(JG Graphics/Josep Tri Ronggo)

Johannes Nugroho: Out-of-the-Box Measures Needed for Police Reform


JANUARY 19, 2015

Adrianus Meliala, a commissioner at the National Police Commission (Kompolnas), admitted last week that none of the nine candidates for chief of National Police presented to President Joko Widodo were “squeaky clean.” He then tried to dilute the statement by resorting to a cliche, adding, that “as human beings, no one can be expected to be perfect.”

The statement of a member of the commission directly answerable to the president on matters of the police force was illuminating, and no doubt had first been cleared with the presidential office. By implying that no high-ranking police officers were completely free from the taint of corruption, he may have meant that Comr. Gen. Budi Gunawan was no worse than any other candidate for the top job within the force.

Later, Kompolnas commissioner Syafriadi Cut Ali also telingly urged the Corruption Eradication Commission (KPK) to “investigate thoroughly” the corruption allegations against Comr. Gen. Badrodin Haiti, who was appointed as interim police chief by the president.

Possible rivalries between Kompolnas and KPK aside, it is obvious corruption within the Indonesian police is rife, to the extent that finding a “clean” high-ranking officer is difficult. In its condemnation of police corruption, NGO Defenders of the Indonesian Democracy (TPDI) has also published a list of police generals who have allegedly amassed great wealth, with one former general having the staggering amount of 1.2 trillion rupiah ($95 million).

TPDI claimed the list had come from the Financial Transaction Reports and Analysis Center (PPATK), the government agency responsible for the prevention of money laundering. Yet, as PPATK has never made such a list public, it can only be concluded that the list was leaked.

The intense political maneuvers and jostling surrounding the appointment of the new police chief reinforce the notion that reforming the Indonesian police should be top priority for the government. Assuming that all police generals have been tainted with corruption in one way or another, any new police chief will have too much baggage to be able to implement a thorough clean-up.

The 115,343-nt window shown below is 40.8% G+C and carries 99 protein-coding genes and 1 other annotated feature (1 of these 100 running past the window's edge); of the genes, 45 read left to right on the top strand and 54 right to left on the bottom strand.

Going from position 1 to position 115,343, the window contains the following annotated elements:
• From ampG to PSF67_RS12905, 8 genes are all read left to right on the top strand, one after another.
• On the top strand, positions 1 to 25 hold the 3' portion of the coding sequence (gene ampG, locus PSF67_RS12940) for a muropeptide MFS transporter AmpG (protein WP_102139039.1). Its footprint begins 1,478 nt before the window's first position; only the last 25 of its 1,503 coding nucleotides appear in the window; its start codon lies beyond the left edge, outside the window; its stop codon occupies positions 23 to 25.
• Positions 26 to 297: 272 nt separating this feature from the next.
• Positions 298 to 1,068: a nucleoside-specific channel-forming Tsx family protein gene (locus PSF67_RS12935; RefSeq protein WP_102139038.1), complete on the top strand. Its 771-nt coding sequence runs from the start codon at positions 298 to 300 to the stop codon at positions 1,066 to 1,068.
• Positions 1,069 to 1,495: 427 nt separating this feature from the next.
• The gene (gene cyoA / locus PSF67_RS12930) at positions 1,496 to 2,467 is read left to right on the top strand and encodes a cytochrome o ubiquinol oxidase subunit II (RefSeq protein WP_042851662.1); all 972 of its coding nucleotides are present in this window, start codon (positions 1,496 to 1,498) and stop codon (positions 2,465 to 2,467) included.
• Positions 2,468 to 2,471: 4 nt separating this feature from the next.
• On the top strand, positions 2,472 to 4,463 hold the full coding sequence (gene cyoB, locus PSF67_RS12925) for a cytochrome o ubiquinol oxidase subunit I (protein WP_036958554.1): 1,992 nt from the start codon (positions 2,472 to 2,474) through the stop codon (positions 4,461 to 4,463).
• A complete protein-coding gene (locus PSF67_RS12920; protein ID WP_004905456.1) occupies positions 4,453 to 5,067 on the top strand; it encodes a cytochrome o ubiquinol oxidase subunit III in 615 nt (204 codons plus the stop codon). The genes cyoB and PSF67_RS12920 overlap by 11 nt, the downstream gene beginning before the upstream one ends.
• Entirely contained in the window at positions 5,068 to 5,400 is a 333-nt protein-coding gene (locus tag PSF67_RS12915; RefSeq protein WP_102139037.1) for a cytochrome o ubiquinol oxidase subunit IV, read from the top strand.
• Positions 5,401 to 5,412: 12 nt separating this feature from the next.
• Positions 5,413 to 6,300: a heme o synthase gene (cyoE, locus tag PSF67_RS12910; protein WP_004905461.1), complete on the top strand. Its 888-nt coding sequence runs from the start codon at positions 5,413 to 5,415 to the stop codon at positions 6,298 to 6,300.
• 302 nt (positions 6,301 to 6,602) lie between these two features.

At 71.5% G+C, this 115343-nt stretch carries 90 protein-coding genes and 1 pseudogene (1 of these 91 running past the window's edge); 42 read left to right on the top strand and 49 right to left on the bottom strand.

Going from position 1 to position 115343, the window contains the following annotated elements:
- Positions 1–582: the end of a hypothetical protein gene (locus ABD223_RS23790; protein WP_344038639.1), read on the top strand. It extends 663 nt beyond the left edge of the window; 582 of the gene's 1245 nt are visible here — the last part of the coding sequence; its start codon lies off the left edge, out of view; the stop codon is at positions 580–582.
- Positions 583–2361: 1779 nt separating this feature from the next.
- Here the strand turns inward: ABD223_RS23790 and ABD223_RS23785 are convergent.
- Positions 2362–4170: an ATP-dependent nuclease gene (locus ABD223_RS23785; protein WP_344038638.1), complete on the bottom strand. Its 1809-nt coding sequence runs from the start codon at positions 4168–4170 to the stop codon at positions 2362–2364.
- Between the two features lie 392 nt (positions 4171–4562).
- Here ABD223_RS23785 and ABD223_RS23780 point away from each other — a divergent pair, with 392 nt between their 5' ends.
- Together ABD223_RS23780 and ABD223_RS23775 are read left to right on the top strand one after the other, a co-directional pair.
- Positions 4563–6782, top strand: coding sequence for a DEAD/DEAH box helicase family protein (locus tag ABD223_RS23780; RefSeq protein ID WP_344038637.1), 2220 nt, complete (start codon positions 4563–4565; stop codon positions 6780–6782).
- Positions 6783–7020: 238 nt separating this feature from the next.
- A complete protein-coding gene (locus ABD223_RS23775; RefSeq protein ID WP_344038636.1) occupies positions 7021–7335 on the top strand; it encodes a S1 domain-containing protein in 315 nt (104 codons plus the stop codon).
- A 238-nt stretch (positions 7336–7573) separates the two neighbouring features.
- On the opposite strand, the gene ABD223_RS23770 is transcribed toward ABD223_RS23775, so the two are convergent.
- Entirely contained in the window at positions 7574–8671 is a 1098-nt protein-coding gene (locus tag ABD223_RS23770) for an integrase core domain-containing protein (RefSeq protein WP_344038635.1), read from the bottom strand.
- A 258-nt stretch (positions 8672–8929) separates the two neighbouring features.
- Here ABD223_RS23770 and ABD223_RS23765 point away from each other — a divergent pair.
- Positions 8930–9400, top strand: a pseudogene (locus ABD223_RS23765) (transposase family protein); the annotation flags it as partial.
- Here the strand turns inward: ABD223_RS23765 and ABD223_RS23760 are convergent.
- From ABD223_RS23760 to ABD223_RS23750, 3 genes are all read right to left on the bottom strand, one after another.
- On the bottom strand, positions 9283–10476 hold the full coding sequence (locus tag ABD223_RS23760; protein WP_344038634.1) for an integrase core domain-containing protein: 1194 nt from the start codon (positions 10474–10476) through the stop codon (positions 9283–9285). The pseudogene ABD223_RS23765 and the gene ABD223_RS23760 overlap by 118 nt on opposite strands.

So ordinary measures are likely to fail in bringing a change towards a more professional police force in Indonesia. Only an extraordinary and far-reaching set of policies can be sharp enough an axe to break the continuous and endemic cycle of misconduct within the force.

To reduce the size and extent of corruption in the police, the government should reduce the political eminence of the National Police by placing it under a ministry, rather than directly under the president as it stands now. Lowering the stakes involved by relegating the police to a department under either the Ministry of Home Affairs or the Coordinating Ministry for Political, Legal and Security Affairs is an option the government should pursue to avoid future high-risk scandals involving the police.

In response to the Kompolnas insinuation that Indonesia lacks in incorruptible police generals, the government should consider a drastic measure in combating police corruption. By allowing the existing cycle of rank succession to continue, the government may be sheltering corrupt officers within.

If Jokowi is serious in reforming the police, he should consider bringing outsiders of unimpeachable record into the police top hierarchy as a way of breaking the traditional cycle of corrupt behavior. It may sound like an unorthodox idea but it is not entirely implausible.

The best candidate for an outsider police chief arguably would be a retired top police officer from another country known for its professional police force. Hong Kong and Singaporean police forces are known for their professionalism in Asia. Alternatively, European countries such as the Netherlands, Belgium and the Scandinavian countries may be able to provide us with candidates.

A police chief appointed from outside the force would be able to work unhindered by possible scandals an Indonesian police general may have been involved in in the past. He or she would be impartial due to not having personal emotional attachment to subordinates. In short, such a person will represent a clean break from the prevalent police practices.

Jokowi has mentioned the possibility of replacing local state-owned enterprises bosses with foreign professionals to boost efficiency and to maximize performance. Although the idea is anathema to the country’s right-wing forces, it is in fact a sound idea which the private sector has put in practice for a number of years. The only opposition against the idea being extended to a government institution like the police will come from the self-proclaimed nationalists. But such objections could only be based on paranoia, since a foreigner police chief will have all eyes on him or her so that it will be almost impossible to contemplate any act of treachery.

If the idea of foreigners proves too politically difficult for the government, at least it should consider bringing outsider civilians into the police hierarchy. Technically, this is possible as, ever since its detachment from the military, the National Police have been a civilian, albeit armed, institution. Jokowi recently said he was supportive of Fisheries and Maritime Affairs Minister Susi Pudjiastuti because she demonstrated “out-of-the-box” thinking in tackling problems. Perhaps it is time similarly unorthodox reform measures were enacted for the police.

Johannes Nugroho, a writer from Surabaya, can be contacted at johannes@nonacris.com.